There are seven conditions that migraine sufferers in Pennsylvania are most frequently misdiagnosed with. Migraines, after all, exhibit symptoms that are shared by other conditions. The issue is so widespread that according to one study, only one in 20 patients gets a correct headache or migraine diagnosis. Patients will therefore want to be familiar with these seven other conditions.
The first are panic and anxiety attacks. They share with migraines the symptoms of nausea, vomiting, lightheadedness and head pain. A second condition is Meniere's disease, which affects the inner ear and results in vertigo, dizziness and a ringing in the ears. The third is epilepsy. Seizures and migraines are both characterized by aura, which causes sensory and visual changes and affects one's ability to speak clearly.
Hemiplegic migraines, a rare and serious form of migraine, are often mistaken for stroke since both cause a loss of sensation to one side of the body. Most commonly, though, migraines are misidentified as sinus headaches, sometimes by patients themselves. In reality, sinus headaches are relatively rare.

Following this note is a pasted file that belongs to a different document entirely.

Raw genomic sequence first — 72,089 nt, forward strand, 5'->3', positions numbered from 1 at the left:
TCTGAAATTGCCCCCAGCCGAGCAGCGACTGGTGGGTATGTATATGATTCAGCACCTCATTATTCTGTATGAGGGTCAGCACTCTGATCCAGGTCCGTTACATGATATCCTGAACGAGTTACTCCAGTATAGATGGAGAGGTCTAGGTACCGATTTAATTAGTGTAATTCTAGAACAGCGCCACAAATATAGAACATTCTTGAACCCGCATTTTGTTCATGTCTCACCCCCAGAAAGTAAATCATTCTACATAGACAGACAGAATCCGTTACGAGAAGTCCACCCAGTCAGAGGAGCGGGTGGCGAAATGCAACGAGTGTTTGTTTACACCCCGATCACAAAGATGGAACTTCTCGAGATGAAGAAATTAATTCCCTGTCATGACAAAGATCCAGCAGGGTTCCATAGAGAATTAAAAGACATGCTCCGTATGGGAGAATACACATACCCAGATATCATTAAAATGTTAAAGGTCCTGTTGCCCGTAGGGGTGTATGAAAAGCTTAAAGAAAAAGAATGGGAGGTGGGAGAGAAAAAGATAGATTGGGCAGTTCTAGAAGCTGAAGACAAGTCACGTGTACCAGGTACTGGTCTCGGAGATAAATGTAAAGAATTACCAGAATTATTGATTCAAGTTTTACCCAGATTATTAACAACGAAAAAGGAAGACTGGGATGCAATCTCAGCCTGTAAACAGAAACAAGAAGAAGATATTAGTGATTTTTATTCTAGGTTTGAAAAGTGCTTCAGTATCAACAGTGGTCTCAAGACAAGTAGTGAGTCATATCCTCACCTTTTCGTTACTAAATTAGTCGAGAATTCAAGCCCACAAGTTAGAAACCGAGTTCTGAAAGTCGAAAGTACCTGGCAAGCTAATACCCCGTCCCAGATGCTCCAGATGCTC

Those who take various medications may suffer migraine-like side effects, but this will cause many doctors to ignore migraines as a separate condition. The last condition is post-concussion syndrome, which is characterized by headaches and dizziness. Concussions can cause migraines, and a personal or family history of migraines can make one susceptible to concussions.
Misdiagnoses can arise because the doctor was negligent, dismissing certain symptoms and failing to follow up on others. The victim of such negligence may want to hire a medical malpractice attorney and see if they can be compensated for the unnecessary tests and treatments they underwent as well as for any income they lost and any pain and emotional distress they suffered. Once investigators have gathered evidence, the attorney could negotiate for a fair settlement out of court.